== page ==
Left-right Political Model “Obscures More Than It Reveals”

Lynne Kiesling

I don’t really have an opinion about Tucker Carlson’s new online journalism enterprise The Daily Caller. I do, though, really like what Arianna Huffington said in her guest column there today about the uselessness of the left-right political model, and how the media do themselves and us a disservice by leaving on those left-right blinders:

… the binary division of the debate into right vs. left obscures more than it reveals.

John McCain and Maria Cantwell are joining forces to bring back Glass-Steagall-type banking regulations. Ron Paul and Alan Grayson are pushing through legislation to audit the Fed. George Will agrees with Russ Feingold that we should not escalate in Afghanistan. Howard Dean and Michael Bloomberg are both down on the health care bill. And on and on it goes.

The outrageous news last week that the New York Fed under Tim Geithner told AIG to withhold from the public key details about payments that put billions of dollars into the coffers of major Wall Street players, including Goldman Sachs, offers a perfect example of just how archaic the right vs. left framing is.

Many progressives, including me, have been very critical of the administration’s coddling of Wall Street.  Indeed, I called for Geithner’s resignation back in March.  But, as of late, the loudest calls for further investigation of the AIG bailout — and Geithner’s role in it — have come from Republican lawmakers including Rep. Darrell Issa (who blogged about it on HuffPost) and Sen. Charles Grassley.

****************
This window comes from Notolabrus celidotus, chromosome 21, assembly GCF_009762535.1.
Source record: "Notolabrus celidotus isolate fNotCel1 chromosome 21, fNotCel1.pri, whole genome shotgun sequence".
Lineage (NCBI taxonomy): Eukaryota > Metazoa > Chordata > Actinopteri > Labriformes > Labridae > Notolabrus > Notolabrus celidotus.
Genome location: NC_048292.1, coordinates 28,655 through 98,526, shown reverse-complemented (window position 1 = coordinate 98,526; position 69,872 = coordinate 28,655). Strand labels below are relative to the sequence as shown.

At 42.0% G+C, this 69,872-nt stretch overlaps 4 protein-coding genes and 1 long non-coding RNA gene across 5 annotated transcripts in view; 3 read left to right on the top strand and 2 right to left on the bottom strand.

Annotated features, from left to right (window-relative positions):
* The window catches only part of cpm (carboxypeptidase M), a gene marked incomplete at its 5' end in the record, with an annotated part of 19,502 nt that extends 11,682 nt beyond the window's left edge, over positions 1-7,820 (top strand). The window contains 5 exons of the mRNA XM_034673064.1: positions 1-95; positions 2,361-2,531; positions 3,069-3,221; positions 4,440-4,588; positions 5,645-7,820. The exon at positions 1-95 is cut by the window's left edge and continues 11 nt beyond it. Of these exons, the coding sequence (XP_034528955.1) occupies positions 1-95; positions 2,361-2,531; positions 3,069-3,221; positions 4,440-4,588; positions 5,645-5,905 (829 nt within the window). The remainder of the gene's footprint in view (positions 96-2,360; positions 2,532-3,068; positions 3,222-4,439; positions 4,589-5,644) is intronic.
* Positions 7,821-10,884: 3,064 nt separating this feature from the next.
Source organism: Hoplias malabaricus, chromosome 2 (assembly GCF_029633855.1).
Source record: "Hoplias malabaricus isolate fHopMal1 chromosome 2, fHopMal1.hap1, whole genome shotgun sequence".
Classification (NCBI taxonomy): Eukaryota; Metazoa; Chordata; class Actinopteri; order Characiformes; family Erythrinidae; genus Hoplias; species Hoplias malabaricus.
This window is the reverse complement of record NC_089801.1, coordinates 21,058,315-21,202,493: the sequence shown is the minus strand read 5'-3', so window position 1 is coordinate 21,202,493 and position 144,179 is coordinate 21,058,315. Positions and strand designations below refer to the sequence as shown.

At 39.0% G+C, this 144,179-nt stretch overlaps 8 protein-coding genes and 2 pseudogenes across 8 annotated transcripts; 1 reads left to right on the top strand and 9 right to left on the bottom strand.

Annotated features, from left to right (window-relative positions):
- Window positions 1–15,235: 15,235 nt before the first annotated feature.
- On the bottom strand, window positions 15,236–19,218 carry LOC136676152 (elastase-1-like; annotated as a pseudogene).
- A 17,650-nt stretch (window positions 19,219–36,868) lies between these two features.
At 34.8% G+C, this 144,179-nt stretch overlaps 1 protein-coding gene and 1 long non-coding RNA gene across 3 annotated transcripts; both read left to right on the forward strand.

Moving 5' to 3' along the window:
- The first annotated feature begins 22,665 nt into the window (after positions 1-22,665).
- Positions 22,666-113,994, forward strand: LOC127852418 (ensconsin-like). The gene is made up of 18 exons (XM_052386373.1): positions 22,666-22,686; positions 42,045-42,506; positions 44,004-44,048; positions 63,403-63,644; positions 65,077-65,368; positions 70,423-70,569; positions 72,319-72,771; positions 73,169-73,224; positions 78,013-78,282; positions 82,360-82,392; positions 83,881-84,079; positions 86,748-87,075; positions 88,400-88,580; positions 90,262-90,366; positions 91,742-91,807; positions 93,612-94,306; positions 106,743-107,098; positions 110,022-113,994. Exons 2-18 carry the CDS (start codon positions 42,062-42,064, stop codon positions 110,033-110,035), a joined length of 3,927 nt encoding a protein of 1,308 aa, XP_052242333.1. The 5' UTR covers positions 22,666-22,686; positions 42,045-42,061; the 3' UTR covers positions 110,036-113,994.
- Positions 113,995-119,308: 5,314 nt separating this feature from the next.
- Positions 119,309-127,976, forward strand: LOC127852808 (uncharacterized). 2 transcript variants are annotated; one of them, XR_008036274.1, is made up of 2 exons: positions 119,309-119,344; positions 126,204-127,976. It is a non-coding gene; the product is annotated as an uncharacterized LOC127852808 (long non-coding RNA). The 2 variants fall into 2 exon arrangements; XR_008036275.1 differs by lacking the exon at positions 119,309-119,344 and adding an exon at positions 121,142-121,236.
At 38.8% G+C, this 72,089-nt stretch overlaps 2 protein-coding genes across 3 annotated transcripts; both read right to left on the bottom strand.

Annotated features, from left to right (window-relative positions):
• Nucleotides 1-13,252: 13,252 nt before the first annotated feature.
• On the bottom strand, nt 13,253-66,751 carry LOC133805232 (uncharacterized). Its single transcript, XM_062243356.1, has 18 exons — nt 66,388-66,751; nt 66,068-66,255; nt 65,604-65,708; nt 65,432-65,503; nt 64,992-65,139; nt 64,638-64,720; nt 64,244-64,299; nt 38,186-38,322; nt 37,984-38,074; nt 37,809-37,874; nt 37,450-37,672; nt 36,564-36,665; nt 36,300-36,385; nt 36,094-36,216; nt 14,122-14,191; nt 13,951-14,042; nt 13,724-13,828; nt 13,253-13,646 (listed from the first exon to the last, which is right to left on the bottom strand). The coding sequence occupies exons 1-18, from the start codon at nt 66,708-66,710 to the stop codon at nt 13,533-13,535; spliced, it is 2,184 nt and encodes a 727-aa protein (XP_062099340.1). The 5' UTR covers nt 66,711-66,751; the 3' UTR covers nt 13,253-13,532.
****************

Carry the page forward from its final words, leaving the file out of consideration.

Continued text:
Yet, afflicted with a kind of mental Tourette’s, the traditional media just can’t help shouting “Right!” or “Left!” any time a contentious issue arises.


2 thoughts on “Left-right Political Model “Obscures More Than It Reveals”

  1. I have long thought that the one-dimensional model for politics was too simple to be of much use. The meme of the one-dimensional model pursists so it must be fit. It must serve some group or groups interests.

    The post you cite makes useful observations. In our knowledge age it will become increasingly easy to understand and make connections in n-dimensional models of value systems. Individuals will be empowered to acquire their own knowledge and make their own decisions, and rely less on following opinion leaders. I only hope that our schoools and other institutions do not stifle this possibility.

  2. I’m so tempted to do the textbook scene from ‘Good Will Hunting’ on Jay right now…

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